As the drought in the Southeast continues, the dry grasses and trees have turned the states into a veritable tinderbox.
In response to several fires in the region, more than 5,000 firefighters have journeyed to the South, bringing with them 40 aircraft, including three large air tankers.
Tens of thousands of acres of forest have burned, and a dozen of the largest fires remain uncontained, according to the U.S. Forest Service.
The worst of the drought is in Georgia, Alabama, Mississippi and Tennessee, but it is quickly spreading to the western Carolinas. The fiercest fires so far have burned in Kentucky, Tennessee and North Carolina.
“Right now we’re kind of holding our own,” Jennifer Turner, a spokeswoman for Kentucky’s state Division of Forestry told the Times Union. “We’ve been able to get control over some of the smaller fires.”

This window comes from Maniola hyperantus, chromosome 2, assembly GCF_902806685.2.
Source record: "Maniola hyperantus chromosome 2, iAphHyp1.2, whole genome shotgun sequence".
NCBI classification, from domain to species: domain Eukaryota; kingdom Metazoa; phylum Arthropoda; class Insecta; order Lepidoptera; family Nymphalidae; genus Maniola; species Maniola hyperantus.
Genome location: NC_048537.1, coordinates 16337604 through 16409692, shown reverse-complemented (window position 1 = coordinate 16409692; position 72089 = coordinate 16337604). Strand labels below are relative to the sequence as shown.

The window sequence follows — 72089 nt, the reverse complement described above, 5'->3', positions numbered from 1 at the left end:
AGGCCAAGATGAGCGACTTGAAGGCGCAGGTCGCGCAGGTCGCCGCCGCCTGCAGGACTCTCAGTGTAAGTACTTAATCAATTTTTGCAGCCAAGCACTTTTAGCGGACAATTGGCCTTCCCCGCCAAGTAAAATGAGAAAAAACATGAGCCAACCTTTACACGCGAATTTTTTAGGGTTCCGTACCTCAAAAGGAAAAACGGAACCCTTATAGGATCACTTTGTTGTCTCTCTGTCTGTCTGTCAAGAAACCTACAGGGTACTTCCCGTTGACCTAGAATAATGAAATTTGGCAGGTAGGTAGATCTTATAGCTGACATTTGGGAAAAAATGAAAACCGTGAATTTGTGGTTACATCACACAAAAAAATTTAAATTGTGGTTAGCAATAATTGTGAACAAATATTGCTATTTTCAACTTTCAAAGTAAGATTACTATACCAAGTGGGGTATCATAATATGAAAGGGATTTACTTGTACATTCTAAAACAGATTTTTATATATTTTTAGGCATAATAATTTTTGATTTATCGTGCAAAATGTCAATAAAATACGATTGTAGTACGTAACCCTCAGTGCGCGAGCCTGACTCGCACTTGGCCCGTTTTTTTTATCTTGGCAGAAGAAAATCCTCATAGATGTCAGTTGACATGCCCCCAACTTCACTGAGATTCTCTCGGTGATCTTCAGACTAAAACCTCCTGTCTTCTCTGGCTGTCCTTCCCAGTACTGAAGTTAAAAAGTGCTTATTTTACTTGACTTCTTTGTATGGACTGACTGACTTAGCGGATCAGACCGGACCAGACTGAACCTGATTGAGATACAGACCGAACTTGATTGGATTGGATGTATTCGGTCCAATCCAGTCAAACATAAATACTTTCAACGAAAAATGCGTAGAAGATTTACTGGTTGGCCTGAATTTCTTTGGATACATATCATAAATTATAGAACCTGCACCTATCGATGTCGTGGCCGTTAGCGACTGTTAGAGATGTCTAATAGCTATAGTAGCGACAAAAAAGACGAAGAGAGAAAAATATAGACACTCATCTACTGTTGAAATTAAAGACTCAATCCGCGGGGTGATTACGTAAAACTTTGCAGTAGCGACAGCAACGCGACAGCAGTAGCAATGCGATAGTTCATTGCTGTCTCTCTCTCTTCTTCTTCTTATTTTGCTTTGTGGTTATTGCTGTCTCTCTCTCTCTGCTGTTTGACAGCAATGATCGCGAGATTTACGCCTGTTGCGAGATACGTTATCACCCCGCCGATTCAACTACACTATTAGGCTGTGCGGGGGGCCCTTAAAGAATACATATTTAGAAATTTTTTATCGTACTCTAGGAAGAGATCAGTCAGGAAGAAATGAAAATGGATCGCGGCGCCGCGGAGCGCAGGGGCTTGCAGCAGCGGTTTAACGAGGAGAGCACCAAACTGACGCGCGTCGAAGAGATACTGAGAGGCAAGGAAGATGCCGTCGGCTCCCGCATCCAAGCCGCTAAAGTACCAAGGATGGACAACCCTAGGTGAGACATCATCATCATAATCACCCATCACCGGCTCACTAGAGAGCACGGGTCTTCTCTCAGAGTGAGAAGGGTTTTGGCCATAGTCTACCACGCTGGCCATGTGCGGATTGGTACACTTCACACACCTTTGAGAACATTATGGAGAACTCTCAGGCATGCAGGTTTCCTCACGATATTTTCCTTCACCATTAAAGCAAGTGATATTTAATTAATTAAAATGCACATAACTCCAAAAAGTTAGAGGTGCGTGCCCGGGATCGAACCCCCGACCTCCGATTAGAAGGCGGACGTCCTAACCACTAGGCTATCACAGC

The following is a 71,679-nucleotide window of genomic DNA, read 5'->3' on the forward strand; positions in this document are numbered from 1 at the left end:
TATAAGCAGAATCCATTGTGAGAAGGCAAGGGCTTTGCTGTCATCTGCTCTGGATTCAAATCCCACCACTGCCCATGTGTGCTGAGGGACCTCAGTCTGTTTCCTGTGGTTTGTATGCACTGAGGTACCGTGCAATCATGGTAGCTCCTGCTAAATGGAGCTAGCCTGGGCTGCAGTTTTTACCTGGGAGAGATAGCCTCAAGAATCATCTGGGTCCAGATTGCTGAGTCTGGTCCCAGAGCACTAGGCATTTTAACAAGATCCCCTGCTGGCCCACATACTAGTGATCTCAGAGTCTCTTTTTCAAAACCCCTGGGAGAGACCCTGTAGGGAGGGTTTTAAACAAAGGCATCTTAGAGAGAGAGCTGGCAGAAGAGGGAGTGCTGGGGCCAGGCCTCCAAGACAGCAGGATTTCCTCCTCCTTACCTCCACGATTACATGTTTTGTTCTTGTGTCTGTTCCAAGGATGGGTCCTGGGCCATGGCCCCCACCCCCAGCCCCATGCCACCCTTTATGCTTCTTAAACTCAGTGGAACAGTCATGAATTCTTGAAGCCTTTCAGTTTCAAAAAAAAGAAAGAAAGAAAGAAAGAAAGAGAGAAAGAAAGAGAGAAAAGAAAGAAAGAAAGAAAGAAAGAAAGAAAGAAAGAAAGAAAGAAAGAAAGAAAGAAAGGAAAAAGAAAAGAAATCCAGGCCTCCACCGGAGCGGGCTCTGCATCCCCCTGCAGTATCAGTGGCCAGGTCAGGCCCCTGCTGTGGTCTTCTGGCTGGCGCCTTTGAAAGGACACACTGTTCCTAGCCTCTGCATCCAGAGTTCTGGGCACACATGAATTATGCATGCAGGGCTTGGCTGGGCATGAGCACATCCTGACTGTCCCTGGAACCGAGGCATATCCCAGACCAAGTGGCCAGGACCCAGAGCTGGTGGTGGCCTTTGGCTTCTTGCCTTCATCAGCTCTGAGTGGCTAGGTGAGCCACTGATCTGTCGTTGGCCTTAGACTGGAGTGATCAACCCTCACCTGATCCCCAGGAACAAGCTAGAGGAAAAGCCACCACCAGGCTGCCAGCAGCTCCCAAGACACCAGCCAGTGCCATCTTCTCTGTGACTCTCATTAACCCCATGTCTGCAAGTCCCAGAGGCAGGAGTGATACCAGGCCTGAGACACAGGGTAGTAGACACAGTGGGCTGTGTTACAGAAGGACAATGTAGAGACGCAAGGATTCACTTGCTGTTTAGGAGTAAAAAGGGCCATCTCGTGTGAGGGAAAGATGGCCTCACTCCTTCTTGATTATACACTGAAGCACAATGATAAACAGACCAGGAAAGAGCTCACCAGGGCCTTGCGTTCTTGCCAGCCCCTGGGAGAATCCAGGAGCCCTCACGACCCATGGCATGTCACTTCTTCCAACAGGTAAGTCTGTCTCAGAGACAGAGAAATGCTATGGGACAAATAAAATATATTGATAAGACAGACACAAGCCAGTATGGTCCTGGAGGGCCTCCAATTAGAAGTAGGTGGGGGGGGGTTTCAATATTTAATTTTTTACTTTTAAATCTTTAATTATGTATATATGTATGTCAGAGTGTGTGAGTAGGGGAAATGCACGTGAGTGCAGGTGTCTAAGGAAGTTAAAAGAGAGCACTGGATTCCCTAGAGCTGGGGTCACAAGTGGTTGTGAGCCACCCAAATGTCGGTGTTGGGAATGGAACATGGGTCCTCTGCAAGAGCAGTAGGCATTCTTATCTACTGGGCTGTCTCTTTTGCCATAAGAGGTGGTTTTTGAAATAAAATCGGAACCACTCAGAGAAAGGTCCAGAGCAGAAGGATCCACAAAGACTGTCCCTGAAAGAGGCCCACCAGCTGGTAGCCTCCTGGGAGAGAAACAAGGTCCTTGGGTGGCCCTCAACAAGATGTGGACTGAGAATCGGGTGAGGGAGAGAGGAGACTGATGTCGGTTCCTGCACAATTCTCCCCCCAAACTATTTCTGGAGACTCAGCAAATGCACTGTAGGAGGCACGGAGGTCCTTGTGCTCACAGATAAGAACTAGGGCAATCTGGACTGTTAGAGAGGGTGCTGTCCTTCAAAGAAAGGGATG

Despite the fact that burn bans have been enacted in either certain portions of or entire states in the Southeast, authorities in both Tennessee and Kentucky have arrested individuals for arson and burning violations.
One 21-year-old in Jenkins, Kentucky, started a wildfire to draw attention to his selfie videos on Facebook, where he would do his weather forecast.
“It’s really too bad because he’s not a bad (kid) – he’s just misguided,” James Stephens, police chief for Jenkin, Kentucky, told ABC News. “He didn’t realize how much danger he was putting other people in.”
In Alabama, even tossing a lit cigarette during the burn ban could result in six months and jail and $500 fine for a smoker if caught.
“We’re being very diligent about enforcing the burn ban,” Decatur Fire Chief Tony Grande told AL.com. “If we find folks that are burning, there’s no edge where we can say that’s OK right now. Things are so dry right now, we can’t afford for you to be careless with cigarette butts or charcoal grills or any other kind of flames.”